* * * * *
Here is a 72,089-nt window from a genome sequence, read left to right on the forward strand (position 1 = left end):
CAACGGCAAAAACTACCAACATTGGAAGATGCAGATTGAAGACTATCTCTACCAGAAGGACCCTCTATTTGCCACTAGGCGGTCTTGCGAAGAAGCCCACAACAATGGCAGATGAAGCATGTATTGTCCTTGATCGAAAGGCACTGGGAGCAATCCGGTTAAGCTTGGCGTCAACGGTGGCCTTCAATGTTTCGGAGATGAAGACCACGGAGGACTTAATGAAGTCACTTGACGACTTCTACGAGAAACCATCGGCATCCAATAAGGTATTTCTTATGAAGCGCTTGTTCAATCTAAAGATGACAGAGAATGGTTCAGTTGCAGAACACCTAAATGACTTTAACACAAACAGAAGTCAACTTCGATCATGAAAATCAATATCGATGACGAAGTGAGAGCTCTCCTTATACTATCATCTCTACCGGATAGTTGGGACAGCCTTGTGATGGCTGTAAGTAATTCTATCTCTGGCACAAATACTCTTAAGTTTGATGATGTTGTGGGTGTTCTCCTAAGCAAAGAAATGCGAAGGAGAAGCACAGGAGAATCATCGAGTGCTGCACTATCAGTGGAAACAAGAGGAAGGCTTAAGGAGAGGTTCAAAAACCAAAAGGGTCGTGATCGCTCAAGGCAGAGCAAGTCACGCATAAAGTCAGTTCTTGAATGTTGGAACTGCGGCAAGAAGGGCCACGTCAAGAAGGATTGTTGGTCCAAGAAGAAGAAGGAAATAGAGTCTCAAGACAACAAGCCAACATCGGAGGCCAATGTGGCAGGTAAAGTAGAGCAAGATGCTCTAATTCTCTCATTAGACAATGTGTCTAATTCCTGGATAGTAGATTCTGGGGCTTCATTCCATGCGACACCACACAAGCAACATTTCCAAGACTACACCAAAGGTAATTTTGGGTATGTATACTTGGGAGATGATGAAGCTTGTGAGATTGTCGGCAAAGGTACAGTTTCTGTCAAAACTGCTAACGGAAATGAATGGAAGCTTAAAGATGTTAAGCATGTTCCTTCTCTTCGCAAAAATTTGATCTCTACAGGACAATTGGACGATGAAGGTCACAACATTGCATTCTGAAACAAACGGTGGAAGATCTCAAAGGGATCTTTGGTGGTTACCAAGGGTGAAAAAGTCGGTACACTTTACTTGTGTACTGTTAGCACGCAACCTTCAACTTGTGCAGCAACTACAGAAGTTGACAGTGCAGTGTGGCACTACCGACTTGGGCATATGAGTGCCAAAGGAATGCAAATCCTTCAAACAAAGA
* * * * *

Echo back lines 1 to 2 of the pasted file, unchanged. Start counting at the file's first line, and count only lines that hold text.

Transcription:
Here is a 72,089-nt window from a genome sequence, read left to right on the forward strand (position 1 = left end):
CAACGGCAAAAACTACCAACATTGGAAGATGCAGATTGAAGACTATCTCTACCAGAAGGACCCTCTATTTGCCACTAGGCGGTCTTGCGAAGAAGCCCACAACAATGGCAGATGAAGCATGTATTGTCCTTGATCGAAAGGCACTGGGAGCAATCCGGTTAAGCTTGGCGTCAACGGTGGCCTTCAATGTTTCGGAGATGAAGACCACGGAGGACTTAATGAAGTCACTTGACGACTTCTACGAGAAACCATCGGCATCCAATAAGGTATTTCTTATGAAGCGCTTGTTCAATCTAAAGATGACAGAGAATGGTTCAGTTGCAGAACACCTAAATGACTTTAACACAAACAGAAGTCAACTTCGATCATGAAAATCAATATCGATGACGAAGTGAGAGCTCTCCTTATACTATCATCTCTACCGGATAGTTGGGACAGCCTTGTGATGGCTGTAAGTAATTCTATCTCTGGCACAAATACTCTTAAGTTTGATGATGTTGTGGGTGTTCTCCTAAGCAAAGAAATGCGAAGGAGAAGCACAGGAGAATCATCGAGTGCTGCACTATCAGTGGAAACAAGAGGAAGGCTTAAGGAGAGGTTCAAAAACCAAAAGGGTCGTGATCGCTCAAGGCAGAGCAAGTCACGCATAAAGTCAGTTCTTGAATGTTGGAACTGCGGCAAGAAGGGCCACGTCAAGAAGGATTGTTGGTCCAAGAAGAAGAAGGAAATAGAGTCTCAAGACAACAAGCCAACATCGGAGGCCAATGTGGCAGGTAAAGTAGAGCAAGATGCTCTAATTCTCTCATTAGACAATGTGTCTAATTCCTGGATAGTAGATTCTGGGGCTTCATTCCATGCGACACCACACAAGCAACATTTCCAAGACTACACCAAAGGTAATTTTGGGTATGTATACTTGGGAGATGATGAAGCTTGTGAGATTGTCGGCAAAGGTACAGTTTCTGTCAAAACTGCTAACGGAAATGAATGGAAGCTTAAAGATGTTAAGCATGTTCCTTCTCTTCGCAAAAATTTGATCTCTACAGGACAATTGGACGATGAAGGTCACAACATTGCATTCTGAAACAAACGGTGGAAGATCTCAAAGGGATCTTTGGTGGTTACCAAGGGTGAAAAAGTCGGTACACTTTACTTGTGTACTGTTAGCACGCAACCTTCAACTTGTGCAGCAACTACAGAAGTTGACAGTGCAGTGTGGCACTACCGACTTGGGCATATGAGTGCCAAAGGAATGCAAATCCTTCAAACAAAGA